Tuesday, July 25th 2017
Sep
2008
17

The art of how to not take everything so personally

In her upcoming book, Wisdom Rising, Vaishali reveals how the things that happen *to* you are not really *about* You

ADVANCE EXCERPT: PART 2 of 2 — Vedic psychology says you do not have to take their word for it, you can prove it to yourself. Just ask yourself, “like air, fire and water, were emotions around before you showed up on the planet?” Were human experiences happening before your charming butt arrived to grace the third rock from the sun? Did you invent thought, or was that property of being bouncing around long before you were born? If it was on the planet before you showed up, then it is a universal event, and there is nothing personal about it.

The great 18th century Swedish mystic, Emanuel Swedenborg, says the same about the human experience: As spiritual creatures, we take a physical form and come to the universal schoolhouse called the planet earth. Swedenborg says we do this because this universal classroom is the fastest, most efficient way for us to educate ourselves about our Divinity. Swedenborg goes on to say that if there were a faster more effect way to realize our mind than the universal earth classroom, then we would be there, experiencing that something else.

Therefore, the opportunity to free the mind is offered universally, to everyone, at all times throughout the whole of history.

And the educational process that this entails is also offered universally, to all peoples, at all times. Whatever this reality is on earth, it is not personal. What it is, is universally lived, shared and Divinely designed as a collective phenomenon.

The real insidious side-effect of distilling universal life into the personal is that it destroys all perceptual balance. Responding to the whole of life with an equal and even mindset, is how the Eastern philosophies define balanced perception. Taking the movement of life personally skews that balance, by either elevating the scales high into self-aggrandizing and egoistic self indulgence, or by unbalancing the scale in the complete opposite direction by plummeting perception into victimhood – helpless and hopeless self pity.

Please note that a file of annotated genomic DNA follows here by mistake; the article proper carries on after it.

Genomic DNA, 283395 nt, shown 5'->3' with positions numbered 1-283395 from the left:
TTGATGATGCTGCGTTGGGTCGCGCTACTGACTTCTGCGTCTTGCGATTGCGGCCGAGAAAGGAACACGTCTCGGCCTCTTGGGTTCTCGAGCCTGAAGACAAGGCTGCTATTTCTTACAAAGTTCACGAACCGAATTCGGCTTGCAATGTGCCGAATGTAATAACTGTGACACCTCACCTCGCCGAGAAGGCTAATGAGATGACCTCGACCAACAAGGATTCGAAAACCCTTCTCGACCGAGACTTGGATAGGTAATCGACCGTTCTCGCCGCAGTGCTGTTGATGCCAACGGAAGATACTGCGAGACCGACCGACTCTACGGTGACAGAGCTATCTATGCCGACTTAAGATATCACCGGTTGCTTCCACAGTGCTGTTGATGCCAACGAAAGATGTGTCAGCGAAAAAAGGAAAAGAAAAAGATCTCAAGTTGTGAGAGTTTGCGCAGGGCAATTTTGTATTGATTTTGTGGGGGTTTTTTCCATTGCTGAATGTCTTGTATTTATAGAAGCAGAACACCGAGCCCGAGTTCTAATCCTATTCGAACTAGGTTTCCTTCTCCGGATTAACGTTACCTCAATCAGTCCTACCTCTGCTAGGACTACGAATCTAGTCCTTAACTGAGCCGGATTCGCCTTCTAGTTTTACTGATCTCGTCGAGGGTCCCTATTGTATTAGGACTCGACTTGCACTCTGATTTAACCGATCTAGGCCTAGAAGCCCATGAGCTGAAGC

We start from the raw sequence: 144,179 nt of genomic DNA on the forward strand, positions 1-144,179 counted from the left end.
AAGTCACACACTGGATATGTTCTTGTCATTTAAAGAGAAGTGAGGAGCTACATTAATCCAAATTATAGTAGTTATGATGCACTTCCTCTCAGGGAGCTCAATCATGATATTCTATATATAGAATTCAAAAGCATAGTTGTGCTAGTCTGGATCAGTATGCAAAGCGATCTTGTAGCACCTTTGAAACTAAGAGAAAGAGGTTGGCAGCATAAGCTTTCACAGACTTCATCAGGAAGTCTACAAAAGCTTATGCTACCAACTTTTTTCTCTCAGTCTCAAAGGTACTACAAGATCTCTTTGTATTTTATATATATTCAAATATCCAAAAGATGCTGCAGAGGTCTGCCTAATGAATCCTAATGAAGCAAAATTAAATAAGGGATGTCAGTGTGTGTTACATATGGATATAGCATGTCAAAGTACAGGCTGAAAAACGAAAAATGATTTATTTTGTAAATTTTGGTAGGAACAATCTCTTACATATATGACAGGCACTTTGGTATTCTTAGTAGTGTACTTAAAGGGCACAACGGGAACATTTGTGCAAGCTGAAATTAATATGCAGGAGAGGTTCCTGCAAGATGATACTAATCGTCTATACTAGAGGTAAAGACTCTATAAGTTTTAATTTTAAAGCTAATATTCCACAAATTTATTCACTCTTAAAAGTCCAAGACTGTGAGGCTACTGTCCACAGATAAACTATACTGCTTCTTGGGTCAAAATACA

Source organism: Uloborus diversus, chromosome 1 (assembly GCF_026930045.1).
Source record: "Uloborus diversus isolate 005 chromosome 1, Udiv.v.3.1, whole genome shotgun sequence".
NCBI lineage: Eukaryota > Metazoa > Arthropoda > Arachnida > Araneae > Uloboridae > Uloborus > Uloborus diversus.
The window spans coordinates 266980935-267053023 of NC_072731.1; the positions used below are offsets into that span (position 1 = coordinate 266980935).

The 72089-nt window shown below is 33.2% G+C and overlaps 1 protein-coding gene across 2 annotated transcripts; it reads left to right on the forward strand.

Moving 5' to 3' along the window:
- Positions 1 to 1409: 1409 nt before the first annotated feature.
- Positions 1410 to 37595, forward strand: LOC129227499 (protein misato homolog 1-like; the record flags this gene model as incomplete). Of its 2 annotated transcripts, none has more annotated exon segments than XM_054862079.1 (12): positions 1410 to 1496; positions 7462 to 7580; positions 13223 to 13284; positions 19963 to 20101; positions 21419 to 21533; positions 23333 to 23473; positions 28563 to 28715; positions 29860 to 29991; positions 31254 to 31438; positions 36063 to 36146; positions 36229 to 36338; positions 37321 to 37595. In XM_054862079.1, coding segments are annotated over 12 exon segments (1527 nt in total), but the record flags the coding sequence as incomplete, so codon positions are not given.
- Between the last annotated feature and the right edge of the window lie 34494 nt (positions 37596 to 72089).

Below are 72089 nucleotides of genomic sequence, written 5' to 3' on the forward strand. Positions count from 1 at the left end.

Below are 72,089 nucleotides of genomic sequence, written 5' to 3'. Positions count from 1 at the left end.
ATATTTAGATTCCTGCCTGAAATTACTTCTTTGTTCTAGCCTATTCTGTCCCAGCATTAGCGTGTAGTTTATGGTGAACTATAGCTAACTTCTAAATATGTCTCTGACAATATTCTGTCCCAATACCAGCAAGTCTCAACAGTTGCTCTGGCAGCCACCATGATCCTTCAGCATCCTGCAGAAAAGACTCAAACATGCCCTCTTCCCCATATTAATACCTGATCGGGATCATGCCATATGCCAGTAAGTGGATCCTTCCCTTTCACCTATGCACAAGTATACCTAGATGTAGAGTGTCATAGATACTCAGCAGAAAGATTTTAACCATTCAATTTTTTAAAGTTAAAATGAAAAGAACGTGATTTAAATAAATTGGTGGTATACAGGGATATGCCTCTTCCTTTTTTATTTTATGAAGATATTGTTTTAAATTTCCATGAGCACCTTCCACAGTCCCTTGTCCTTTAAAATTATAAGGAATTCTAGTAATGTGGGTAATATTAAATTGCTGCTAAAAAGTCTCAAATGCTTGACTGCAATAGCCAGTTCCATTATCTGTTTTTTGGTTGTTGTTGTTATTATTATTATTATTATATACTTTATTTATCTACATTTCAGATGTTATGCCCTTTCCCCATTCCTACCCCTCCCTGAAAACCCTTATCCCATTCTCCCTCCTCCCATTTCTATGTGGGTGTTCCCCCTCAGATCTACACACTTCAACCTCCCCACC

Who has not cast the first ‘taking it personally’ stone, or grabbed their own ‘taking it personally’ banana, with a story like, “I knew it, as soon as I get in this line, it slows down.” Or, “Why does the stock market wait until I make an investment before going into a free fall?”

All of us, every single last one of us has to find a way to free ourselves from the burden our personal perceptions have created. The ‘taking it personally’ stories we create with our perceptions, keep us trapped in our self-inflicted Taiwanese monkey trap. Honestly, unless we are completely enlightened and fully liberated, we are all held hostage, imprisoned by the invisible bars of our own perceptual construction, with our paw firmly around that elusive banana.

We have to learn a new habit: open the personal perceptual fist that has become so tightly closed around that ‘taking it personally’ banana, and to move freely into the universal world, which simultaneously lives and thrives all around us.

Only our relentless attachment to perceiving things as a personal event holds us in this limited place of suffering, while a greater choice is always available to us, inviting us to let go of the personal one, and move freely forward, empowered as a universal one – the all – powerful, perpetual plantain.

How do we keep from projecting own our personal story out onto everything that shows up in our lives? How do we refrain from internalizing the insensitive “others” in our lives that feel the need to spoon-feed us harsh judgments and criticisms as if it were mother’s milk? How do we keep from repeating over and over in our heads the mean-spirited relationships and hurtful events that we feel are the cause and source of our suffering? How do we take the “personal” out of our personal experience of life?